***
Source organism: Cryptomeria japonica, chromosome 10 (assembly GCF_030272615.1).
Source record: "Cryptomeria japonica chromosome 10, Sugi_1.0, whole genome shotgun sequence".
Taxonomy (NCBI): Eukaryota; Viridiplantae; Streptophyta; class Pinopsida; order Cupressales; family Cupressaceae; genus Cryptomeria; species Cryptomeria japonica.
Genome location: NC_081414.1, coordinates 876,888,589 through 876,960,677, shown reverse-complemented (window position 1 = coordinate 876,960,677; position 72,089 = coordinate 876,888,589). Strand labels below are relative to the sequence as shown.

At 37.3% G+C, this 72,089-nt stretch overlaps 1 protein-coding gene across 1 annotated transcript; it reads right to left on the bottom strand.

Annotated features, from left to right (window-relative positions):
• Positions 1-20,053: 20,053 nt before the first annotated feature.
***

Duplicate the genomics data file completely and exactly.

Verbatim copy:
Source organism: Cryptomeria japonica, chromosome 10 (assembly GCF_030272615.1).
Source record: "Cryptomeria japonica chromosome 10, Sugi_1.0, whole genome shotgun sequence".
Taxonomy (NCBI): Eukaryota; Viridiplantae; Streptophyta; class Pinopsida; order Cupressales; family Cupressaceae; genus Cryptomeria; species Cryptomeria japonica.
Genome location: NC_081414.1, coordinates 876,888,589 through 876,960,677, shown reverse-complemented (window position 1 = coordinate 876,960,677; position 72,089 = coordinate 876,888,589). Strand labels below are relative to the sequence as shown.

At 37.3% G+C, this 72,089-nt stretch overlaps 1 protein-coding gene across 1 annotated transcript; it reads right to left on the bottom strand.

Annotated features, from left to right (window-relative positions):
• Positions 1-20,053: 20,053 nt before the first annotated feature.